Eastern Sierra Avalanche Advisory - 1/13/18

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THIS AVALANCHE ADVISORY EXPIRED ON January 14, 2018 @ 6:35 am
Avalanche Advisory published on January 13, 2018 @ 6:35 am
Issued by Doug Lewis - Eastern Sierra Avalanche Center

The primary avalanche concern for Saturday (1/13) continues to focus on the threat of Persistent Slabs where recent Wind Slabs and recent snowfall rests on foundation of weak faceted sugar snow. Triggered avalanches will remain possible today, especially on northerly aspects near and above treeline where the snow remains and cold are the areas of greatest concern.  

Below ~9,000’, natural and triggered releases are unlikely due to thin snow coverage (below threshold).​

 

2. Moderate

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Above Treeline
Heightened avalanche conditions on specific terrain features. Evaluate snow and terrain carefully; identify features of concern.

2. Moderate

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Near Treeline
Heightened avalanche conditions on specific terrain features. Evaluate snow and terrain carefully; identify features of concern.

1. Low

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Below Treeline
Generally safe avalanche conditions. Watch for unstable snow on isolated terrain features.
    Heightened avalanche conditions on specific terrain features. Evaluate snow and terrain carefully; identify features of concern.
Avalanche Problem 1: Persistent Slab
  • Type ?
  • Aspect/Elevation ?
  • Likelihood ?
    Certain
    Very Likely
    Likely
    Possible
    Unlikely
  • Size ?
    Historic
    Very Large
    Large
    Small

The primary concern during the forecast period remains the persistent slab problem created by the recent Wind Slabs (1/10) and snowfall (1/9) resting on a foundation of faceted sugar snow. Stability tests continue to show the potential for failure as well as reports of Whumphing on northerly aspects in the mid elevations. If a failure occurs, it has the potential to propagate across the slope and possibly eroding or step down into the snowpack. Sudden collapsing (Whumphing) is strong sign of instability and best not ignored. You will be most likely encounter this problem near, and above treeline on northerly aspects, especially on recently wind loaded slopes.

Below ~9,000’- below threshold, natural and triggered releases are unlikely due to low snow coverage.​ 

 

advisory discussion

The snowfall we received on 1/9 was a nice respite from the dry and dusty conditions that has dominated the recent weather across the west. Post storm winds increased Wednesday (1/10) forming stubborn Wind Slabs throughout the eastern Sierra, resulting in a small skier triggered release reported on the 11th near Crystal Lake and numerous naturals along the Crest and Virginia Lakes. Thursday, light snow showers moved into the region briefly along with moderate to strong Southwest winds leaving a dusting of snow in middle and upper elevations and a thin wind crust in its wake. Since then, unseasonably warm temperatures have helped settle the recent storm snow. The recent snowfall adds to the complexity of the snowpack, especially on cooler northerly slopes. The deeper early season snowpack consists of alternating layers of decompossing melt/freeze crusts and faceted sugar snow, which are poorly bonded and can be found below the new snow in the snowpack. In areas where the snowpack is exceptionally thin, large facet crystals can be found near ground. The persistent slab problem will likely continue for a while. With that in mind, it is important to assess the snow stability of the terrain before committing to ride. Evaluate the snow and terrain carefully and identify areas of concern.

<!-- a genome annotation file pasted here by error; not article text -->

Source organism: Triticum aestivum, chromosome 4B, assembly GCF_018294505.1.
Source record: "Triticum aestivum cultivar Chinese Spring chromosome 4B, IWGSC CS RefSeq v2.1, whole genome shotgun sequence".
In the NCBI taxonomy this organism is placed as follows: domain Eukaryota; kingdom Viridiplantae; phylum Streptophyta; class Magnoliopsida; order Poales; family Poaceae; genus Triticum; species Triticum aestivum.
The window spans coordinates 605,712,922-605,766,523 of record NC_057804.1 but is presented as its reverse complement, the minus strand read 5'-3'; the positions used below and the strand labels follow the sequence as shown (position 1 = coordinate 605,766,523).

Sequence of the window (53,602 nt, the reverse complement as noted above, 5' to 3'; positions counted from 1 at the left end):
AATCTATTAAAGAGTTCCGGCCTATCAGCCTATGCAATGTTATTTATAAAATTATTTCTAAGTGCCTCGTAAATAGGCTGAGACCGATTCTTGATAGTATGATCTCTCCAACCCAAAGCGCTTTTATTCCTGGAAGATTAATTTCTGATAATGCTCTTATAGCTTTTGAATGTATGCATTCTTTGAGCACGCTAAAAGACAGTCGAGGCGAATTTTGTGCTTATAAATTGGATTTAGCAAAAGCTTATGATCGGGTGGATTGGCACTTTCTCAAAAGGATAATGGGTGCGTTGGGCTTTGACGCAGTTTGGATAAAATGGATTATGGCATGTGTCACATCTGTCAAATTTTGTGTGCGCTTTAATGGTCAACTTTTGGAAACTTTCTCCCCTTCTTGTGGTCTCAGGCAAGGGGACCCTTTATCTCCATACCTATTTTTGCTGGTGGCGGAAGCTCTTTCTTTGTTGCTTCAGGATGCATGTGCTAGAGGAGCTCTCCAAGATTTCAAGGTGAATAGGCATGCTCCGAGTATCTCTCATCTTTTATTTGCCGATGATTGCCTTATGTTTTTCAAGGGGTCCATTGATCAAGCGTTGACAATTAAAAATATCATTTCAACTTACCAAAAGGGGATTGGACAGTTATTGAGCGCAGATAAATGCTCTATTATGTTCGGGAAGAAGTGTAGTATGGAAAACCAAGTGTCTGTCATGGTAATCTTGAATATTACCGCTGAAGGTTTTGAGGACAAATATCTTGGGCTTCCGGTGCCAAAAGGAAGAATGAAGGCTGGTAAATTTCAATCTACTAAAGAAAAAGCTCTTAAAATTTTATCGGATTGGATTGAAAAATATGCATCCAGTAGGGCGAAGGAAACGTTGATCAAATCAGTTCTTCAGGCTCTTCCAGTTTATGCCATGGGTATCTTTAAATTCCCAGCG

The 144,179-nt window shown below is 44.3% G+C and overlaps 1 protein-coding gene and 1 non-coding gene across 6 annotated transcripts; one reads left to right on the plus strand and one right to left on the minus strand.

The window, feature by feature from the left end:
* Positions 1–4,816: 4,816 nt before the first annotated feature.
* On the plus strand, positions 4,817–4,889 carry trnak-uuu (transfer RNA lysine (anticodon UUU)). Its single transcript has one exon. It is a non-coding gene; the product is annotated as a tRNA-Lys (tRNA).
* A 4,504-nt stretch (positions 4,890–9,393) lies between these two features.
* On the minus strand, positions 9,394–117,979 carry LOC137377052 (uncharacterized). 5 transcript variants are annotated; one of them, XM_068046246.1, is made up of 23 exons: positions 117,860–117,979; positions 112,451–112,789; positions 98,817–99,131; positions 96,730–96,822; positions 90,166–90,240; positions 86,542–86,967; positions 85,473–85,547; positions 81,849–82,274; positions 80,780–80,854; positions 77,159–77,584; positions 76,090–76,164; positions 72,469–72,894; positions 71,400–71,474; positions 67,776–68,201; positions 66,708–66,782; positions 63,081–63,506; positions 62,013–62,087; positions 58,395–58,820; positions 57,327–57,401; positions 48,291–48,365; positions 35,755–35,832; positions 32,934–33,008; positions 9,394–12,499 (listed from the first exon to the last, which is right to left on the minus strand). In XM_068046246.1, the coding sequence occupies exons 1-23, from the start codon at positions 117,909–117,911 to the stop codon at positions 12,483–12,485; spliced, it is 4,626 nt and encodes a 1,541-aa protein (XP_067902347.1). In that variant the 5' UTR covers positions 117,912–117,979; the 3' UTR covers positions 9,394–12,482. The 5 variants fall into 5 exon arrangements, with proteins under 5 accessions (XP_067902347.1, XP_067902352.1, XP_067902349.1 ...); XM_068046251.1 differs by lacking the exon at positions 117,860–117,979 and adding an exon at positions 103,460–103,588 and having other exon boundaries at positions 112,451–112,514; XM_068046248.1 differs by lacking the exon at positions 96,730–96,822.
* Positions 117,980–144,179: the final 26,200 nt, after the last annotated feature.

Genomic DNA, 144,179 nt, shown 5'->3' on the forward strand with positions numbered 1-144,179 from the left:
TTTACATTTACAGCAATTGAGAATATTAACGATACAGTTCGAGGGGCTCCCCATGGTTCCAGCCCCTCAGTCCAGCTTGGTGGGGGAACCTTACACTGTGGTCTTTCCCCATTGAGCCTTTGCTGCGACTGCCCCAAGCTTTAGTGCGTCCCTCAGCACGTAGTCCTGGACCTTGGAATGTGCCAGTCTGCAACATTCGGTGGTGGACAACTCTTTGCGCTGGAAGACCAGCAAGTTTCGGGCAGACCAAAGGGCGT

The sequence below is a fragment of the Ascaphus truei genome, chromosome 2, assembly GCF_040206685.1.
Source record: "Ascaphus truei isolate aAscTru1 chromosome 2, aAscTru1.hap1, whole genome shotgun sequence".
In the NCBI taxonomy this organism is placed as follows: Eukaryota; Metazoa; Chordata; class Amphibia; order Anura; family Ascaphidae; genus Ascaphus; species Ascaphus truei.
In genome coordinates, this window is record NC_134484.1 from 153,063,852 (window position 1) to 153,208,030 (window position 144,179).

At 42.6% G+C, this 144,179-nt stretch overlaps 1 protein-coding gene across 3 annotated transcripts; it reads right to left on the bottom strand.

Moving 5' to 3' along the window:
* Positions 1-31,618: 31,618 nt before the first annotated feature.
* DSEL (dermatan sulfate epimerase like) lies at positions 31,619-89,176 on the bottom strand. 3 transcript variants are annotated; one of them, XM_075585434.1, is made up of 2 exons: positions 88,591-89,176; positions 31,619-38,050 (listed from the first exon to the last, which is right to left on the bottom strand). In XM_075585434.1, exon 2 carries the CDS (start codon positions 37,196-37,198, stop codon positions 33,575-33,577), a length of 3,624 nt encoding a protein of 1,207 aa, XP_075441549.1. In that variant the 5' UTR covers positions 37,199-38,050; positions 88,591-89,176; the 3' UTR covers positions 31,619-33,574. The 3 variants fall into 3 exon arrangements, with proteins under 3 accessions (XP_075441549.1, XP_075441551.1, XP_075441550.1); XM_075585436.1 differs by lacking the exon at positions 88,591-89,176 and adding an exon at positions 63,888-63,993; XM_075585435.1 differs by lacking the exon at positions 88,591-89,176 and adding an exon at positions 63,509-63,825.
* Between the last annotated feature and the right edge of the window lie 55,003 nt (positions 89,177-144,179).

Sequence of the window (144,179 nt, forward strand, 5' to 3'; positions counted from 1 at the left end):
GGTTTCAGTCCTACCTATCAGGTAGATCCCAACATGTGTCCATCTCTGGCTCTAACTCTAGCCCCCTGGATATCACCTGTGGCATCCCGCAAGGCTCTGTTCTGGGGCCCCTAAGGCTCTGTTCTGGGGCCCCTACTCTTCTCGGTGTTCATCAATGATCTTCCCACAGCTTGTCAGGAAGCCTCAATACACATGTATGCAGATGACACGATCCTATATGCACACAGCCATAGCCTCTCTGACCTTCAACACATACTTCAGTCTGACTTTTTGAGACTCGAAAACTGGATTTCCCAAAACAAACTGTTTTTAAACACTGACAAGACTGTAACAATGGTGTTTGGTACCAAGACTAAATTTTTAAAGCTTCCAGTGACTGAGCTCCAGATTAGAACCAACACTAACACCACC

Weather and CURRENT CONDITIONS
weather summary

Saturday thru Sunday - Dry conditions and above average temperatures are expected through the weekend with high pressure over northeast California and western Nevada.

Mon thru Tuesday - High pressure will begin to weaken late Monday as a shortwave passes north of the region. Ridge winds will increase Monday as the shortwave skirts across far northeastern CA with breezy surface winds. The main portion of the system pushes in Monday night through Tuesday with a cold front dropping through on Tuesday afternoon/evening. 

Two-Day Mountain Weather Forecast Produced in partnership with the Reno NWS
For 8,000 ft. to 10,000 ft.
Saturday Saturday Night Sunday
Weather: Sunny. Clear then becoming partly cloudy. Partly cloudy.
Temperatures: 47 to 53 deg. F. 27 to 35 deg. F. 49 to 55 deg. F.
Wind Direction: Light winds. Light winds. Light winds.
Wind Speed: Gusts up to 35 mph in the morning.
Expected snowfall: 0 in. 0 in. 0 in.
Over 10,000 ft.
Saturday Saturday Night Sunday
Weather: Sunny. Partly cloudy. Partly cloudy.
Temperatures: 41 to 46 deg. F. 29 to 34 deg. F. 43 to 49 deg. F.
Wind Direction: Southeast Light winds becoming southwest Light winds
Wind Speed: 15 to 25 mph with gusts to 35 mph in the morning becoming light. 10 to 15 mph after midnight.
Expected snowfall: 0 in. 0 in. 0 in.
Disclaimer
This Avalanche Advisory is designed to generally describe avalanche conditions where local variations always occur. This product only applies to backcountry areas located outside established ski area boundaries. The information in this Snowpack Summary is provided by the Eastern Sierra Avalanche Center, who is solely responsible for its content.

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